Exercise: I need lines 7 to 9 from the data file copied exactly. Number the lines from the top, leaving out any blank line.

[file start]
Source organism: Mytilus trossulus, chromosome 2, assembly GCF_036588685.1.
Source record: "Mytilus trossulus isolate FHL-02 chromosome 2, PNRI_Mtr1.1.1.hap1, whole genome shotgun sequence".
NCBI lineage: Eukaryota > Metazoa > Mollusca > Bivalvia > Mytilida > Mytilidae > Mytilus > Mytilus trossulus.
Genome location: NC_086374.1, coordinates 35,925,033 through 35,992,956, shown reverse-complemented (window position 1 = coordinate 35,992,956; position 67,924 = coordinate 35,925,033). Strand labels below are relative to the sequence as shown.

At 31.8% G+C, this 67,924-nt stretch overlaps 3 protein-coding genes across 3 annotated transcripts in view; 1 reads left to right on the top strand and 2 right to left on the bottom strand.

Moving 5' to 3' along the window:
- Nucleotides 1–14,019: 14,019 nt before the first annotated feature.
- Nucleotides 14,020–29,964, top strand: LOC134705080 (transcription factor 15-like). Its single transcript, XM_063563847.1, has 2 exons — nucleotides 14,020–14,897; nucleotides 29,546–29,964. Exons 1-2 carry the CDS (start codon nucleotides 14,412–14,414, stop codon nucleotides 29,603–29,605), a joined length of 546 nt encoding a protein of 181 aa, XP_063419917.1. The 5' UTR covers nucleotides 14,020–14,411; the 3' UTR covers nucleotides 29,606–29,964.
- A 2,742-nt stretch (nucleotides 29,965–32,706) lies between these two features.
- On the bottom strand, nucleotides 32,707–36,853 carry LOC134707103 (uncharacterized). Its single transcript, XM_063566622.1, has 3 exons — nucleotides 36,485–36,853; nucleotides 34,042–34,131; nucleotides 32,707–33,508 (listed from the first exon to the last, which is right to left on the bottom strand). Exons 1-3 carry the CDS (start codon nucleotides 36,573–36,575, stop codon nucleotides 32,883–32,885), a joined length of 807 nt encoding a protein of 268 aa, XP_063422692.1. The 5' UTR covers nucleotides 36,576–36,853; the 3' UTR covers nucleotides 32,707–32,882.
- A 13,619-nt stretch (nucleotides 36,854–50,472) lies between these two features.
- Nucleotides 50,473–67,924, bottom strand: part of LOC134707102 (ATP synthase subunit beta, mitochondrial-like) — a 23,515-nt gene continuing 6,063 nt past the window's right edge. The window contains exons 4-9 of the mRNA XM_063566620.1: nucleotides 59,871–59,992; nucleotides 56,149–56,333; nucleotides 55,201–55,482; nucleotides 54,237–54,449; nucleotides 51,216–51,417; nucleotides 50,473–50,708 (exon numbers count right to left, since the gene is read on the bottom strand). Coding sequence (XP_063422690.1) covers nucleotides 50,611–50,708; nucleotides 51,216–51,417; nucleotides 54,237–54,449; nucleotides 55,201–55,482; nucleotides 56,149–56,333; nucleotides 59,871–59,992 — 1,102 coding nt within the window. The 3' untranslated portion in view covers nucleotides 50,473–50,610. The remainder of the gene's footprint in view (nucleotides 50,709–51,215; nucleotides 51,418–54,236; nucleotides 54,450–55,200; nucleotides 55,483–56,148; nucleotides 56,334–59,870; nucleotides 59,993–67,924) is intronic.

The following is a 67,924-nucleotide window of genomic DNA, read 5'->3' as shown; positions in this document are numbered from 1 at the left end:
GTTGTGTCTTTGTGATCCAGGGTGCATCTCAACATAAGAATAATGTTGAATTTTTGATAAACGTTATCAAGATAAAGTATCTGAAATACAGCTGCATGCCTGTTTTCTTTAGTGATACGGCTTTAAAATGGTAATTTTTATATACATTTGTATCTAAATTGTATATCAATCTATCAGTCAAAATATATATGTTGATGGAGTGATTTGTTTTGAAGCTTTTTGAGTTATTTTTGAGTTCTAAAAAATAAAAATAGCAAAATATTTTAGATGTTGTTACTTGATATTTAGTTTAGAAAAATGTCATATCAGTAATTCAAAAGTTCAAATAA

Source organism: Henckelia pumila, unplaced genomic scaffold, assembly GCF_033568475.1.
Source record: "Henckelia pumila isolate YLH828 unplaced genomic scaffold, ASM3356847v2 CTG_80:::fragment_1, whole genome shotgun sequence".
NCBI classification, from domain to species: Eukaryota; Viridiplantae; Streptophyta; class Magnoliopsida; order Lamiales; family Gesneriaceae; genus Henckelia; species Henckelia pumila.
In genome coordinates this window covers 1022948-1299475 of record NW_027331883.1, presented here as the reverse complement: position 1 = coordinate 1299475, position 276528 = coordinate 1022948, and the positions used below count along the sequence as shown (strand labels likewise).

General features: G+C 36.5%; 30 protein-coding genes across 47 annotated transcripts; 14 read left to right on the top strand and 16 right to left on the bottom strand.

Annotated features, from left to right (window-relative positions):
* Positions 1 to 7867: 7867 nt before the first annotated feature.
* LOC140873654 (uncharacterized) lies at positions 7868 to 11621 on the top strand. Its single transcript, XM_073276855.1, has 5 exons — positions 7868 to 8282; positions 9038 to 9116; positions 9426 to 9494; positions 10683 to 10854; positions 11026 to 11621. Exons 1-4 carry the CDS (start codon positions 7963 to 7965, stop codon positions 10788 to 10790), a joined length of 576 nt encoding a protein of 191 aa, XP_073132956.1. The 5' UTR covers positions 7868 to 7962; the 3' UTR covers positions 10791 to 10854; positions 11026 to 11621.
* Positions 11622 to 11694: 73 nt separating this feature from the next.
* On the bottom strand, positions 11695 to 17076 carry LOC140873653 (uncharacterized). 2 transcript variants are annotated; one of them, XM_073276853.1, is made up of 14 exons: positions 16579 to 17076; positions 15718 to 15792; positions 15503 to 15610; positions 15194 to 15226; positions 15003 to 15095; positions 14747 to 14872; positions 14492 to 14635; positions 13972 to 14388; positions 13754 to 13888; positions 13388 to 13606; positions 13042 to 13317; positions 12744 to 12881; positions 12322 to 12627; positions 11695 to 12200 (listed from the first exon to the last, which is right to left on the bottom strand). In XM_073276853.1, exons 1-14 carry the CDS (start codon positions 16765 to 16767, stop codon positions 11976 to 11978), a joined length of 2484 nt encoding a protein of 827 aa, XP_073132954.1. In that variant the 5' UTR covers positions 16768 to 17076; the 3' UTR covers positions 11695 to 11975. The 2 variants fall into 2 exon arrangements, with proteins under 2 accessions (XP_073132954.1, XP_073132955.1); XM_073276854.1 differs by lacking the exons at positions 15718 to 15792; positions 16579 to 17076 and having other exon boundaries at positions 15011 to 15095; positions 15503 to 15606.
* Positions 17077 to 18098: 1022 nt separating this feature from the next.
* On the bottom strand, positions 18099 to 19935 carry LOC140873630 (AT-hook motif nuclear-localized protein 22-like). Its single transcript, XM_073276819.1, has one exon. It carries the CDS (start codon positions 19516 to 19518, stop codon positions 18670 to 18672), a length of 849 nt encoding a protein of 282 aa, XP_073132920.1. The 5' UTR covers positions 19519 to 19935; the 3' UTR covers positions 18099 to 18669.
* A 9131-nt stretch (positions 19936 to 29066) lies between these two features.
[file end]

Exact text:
- Nucleotides 1–14,019: 14,019 nt before the first annotated feature.
- Nucleotides 14,020–29,964, top strand: LOC134705080 (transcription factor 15-like). Its single transcript, XM_063563847.1, has 2 exons — nucleotides 14,020–14,897; nucleotides 29,546–29,964. Exons 1-2 carry the CDS (start codon nucleotides 14,412–14,414, stop codon nucleotides 29,603–29,605), a joined length of 546 nt encoding a protein of 181 aa, XP_063419917.1. The 5' UTR covers nucleotides 14,020–14,411; the 3' UTR covers nucleotides 29,606–29,964.
- A 2,742-nt stretch (nucleotides 29,965–32,706) lies between these two features.